Week 2 of Lockdown: businesses are starting to feel the strain


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The latest news of the Coronavirus is that we could be stuck in isolation for at least until the end of May, possibly even up to 6 months. We best start getting used to working from home and seeing it as the new ‘normal’.

The government have ordered so many non-essential businesses to close. This is taking a monumental toll on businesses and the way our economy functions.

Government to support small businesses

The Government have set rules for banks to provide loans supporting good businesses in financial difficulty. These loans are available to those who need access to cash to pay the following: rent, salaries of employees, purchase stock or pay suppliers. These will be government-backed loans on reasonable terms.

This should be good news, right?
We’d hope so but most bank branches are closed.

What about contacting a bank via phone?
Thousands of desperate business owners have struggled to get through by phone or, when they are successful have been told they are not eligible for the loan.

Banks taking advantage of the situation

Some lenders are demanding interest rates of up to 30%, which could be seen as taking advantage of the pandemic. Other high street banks were known to be charging around a 7% interest rate, although it could be as long as a month before businesses receive the loan. Businesses need access to cash to be able to survive the lockdown. Therefore, a large number of businesses could be forced to close if the lockdown lasts longer than a month.

How will this affect the UK economy?

Small and medium-sized businesses employ most of the workforce in the UK, around 23 million people. If we lose them it will be catastrophic for the UK economy.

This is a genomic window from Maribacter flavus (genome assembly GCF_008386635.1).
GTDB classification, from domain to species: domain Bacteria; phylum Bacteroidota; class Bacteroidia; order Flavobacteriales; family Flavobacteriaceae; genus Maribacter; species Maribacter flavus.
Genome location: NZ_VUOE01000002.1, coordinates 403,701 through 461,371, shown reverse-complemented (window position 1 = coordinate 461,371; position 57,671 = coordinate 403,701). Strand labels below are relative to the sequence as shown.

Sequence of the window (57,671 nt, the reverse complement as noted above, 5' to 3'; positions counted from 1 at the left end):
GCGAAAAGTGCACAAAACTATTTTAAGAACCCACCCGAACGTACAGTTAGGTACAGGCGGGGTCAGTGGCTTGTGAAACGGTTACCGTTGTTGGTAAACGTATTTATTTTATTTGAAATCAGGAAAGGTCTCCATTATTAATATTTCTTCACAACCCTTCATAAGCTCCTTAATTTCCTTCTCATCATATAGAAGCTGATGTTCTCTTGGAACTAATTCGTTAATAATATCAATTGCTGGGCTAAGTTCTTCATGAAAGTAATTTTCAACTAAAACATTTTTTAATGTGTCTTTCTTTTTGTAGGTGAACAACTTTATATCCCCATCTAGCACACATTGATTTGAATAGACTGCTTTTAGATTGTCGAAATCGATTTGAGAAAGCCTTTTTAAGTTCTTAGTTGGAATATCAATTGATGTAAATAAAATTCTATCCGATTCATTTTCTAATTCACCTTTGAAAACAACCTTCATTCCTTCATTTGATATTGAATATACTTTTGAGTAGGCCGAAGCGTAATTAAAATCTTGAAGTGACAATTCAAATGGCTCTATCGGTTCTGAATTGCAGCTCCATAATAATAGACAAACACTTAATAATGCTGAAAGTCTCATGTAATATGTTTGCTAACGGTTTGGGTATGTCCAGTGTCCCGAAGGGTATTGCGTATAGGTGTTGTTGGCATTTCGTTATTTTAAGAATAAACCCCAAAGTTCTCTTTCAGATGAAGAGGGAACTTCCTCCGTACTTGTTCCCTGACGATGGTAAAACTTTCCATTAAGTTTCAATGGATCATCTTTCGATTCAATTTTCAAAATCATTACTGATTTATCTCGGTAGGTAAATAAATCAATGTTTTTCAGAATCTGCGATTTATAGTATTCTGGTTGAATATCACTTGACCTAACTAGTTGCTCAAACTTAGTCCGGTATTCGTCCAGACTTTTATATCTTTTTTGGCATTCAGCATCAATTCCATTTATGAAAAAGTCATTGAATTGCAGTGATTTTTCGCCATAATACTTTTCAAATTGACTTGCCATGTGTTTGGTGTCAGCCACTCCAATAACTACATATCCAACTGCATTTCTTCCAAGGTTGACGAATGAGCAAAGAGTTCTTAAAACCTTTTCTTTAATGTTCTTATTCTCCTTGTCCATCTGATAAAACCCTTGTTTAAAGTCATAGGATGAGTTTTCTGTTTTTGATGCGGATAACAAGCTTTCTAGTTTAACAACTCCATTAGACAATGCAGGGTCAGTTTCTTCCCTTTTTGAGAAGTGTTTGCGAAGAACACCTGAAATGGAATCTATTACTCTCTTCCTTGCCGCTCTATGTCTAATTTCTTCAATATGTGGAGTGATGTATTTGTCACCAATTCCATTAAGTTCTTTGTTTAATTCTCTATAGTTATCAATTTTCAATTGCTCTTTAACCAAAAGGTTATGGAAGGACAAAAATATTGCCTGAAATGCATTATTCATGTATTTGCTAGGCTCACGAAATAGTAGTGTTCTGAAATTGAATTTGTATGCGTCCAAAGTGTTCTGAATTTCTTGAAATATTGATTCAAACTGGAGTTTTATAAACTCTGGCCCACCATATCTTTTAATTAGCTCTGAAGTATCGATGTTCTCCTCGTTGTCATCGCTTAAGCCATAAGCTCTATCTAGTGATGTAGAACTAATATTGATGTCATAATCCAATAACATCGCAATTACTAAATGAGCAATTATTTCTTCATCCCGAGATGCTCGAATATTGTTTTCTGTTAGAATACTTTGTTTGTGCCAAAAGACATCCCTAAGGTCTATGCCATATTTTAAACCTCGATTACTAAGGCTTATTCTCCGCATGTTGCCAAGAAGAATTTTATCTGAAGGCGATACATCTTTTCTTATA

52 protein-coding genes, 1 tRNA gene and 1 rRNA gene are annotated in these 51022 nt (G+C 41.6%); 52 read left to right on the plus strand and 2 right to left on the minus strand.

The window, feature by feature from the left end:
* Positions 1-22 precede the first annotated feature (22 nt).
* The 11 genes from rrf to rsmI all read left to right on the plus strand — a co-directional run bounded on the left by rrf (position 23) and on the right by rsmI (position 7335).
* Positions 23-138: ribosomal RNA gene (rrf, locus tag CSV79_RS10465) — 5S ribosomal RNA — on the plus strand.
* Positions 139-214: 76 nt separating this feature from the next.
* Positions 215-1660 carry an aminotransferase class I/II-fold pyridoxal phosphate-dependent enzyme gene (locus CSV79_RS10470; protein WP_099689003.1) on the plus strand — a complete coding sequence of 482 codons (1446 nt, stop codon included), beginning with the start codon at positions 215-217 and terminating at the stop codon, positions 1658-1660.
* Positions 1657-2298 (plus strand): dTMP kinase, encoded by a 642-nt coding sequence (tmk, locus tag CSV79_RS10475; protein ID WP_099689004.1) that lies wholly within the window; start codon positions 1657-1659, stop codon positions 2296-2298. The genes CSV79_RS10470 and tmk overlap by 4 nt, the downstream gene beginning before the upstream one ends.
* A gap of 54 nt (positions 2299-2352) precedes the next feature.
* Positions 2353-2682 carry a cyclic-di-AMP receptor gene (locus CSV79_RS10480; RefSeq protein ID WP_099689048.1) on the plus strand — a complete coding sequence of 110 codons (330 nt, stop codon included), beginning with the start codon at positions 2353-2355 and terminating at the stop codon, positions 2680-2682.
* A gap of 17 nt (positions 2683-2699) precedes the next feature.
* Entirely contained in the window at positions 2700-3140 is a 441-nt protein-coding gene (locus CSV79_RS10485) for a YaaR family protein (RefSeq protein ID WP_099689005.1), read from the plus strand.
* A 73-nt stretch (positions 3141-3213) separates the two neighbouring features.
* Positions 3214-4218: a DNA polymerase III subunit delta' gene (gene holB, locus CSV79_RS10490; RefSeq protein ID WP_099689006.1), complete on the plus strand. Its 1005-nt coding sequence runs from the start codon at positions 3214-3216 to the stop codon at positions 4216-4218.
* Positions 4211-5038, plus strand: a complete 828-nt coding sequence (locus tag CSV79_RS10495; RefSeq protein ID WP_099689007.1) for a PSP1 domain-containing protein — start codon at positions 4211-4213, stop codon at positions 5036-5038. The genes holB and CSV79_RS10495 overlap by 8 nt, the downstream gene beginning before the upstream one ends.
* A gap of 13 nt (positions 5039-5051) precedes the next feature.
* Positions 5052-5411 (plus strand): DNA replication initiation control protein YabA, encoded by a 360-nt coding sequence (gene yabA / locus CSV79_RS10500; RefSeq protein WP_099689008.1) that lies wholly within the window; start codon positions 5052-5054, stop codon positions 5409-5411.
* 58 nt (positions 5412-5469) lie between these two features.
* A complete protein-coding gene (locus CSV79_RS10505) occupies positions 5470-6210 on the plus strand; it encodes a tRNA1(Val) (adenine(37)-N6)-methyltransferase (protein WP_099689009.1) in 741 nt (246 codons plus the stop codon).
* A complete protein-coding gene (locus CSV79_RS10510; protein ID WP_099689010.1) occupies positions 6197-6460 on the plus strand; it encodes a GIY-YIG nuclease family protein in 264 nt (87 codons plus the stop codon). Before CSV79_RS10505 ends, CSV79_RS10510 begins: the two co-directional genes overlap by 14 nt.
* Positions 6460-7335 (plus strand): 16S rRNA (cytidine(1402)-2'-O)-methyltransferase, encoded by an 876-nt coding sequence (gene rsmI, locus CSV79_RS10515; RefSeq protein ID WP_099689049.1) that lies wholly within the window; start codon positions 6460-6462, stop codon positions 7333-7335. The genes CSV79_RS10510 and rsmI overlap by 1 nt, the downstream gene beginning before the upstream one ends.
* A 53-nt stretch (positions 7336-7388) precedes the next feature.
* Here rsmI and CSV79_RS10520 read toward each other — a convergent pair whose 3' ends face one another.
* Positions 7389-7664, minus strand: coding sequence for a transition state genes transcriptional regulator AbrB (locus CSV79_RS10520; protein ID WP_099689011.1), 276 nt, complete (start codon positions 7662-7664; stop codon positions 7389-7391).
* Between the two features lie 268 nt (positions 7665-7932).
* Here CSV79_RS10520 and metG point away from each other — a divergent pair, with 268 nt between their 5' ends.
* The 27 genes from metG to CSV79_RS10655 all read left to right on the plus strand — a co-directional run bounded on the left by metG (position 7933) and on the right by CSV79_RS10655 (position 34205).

Kirsty McGregor, the founder of Corporate Finance Network, has suggested that small businesses going bust need to be taken over by the government, so employees are still able to get paid.

Some businesses are lucky enough to have their employees continue working like normal from home, many of whom we have been supporting during this peculiar time.

What is the Coronavirus Job Retention Scheme (CJRS)?

The Government has introduced the CJRS to avoid the need for employers to make redundancies during the COVID-19 crisis.

This enables employers to retain their valuable employees for such a time when work picks back up and their skills are needed once again. It is applied by placing employees on ‘Furlough Leave’, which you most likely have heard about already.

Furloughed employees will be paid, by their employer, 80% of their salary capped at a maximum of £2,500. This amount will be reimbursed to the Company by the Government.

Furloughed employees will be paid via payroll as usual and the payment will be subject to the usual deductions.

If you are furloughed, you will continue to be employed by your employer, however you must not do any revenue generating work. You can do personal development training and (non-fee earning) administrative duties. Your access to the businesses systems may be revoked during this time.

The CJRS is proving to be a popular choice by many businesses across the UK but how effective will it be? Only time will tell.

If you, like many other businesses, are trying your hardest to keep your business afloat during this time you will definitely come across some hurdles.

Are you worried about having to cut costs and potentially lay off staff?

We’ve created a 4-step checklist to help you maintain business throughout these unprecedented times. It asks you to consider the following:

  • Data security
  • Access to data
  • Home office set up
  • Communication, collaboration and management

Click here, fill in your details, receive the urgent checklist via email to make sure you’ve covered all your bases.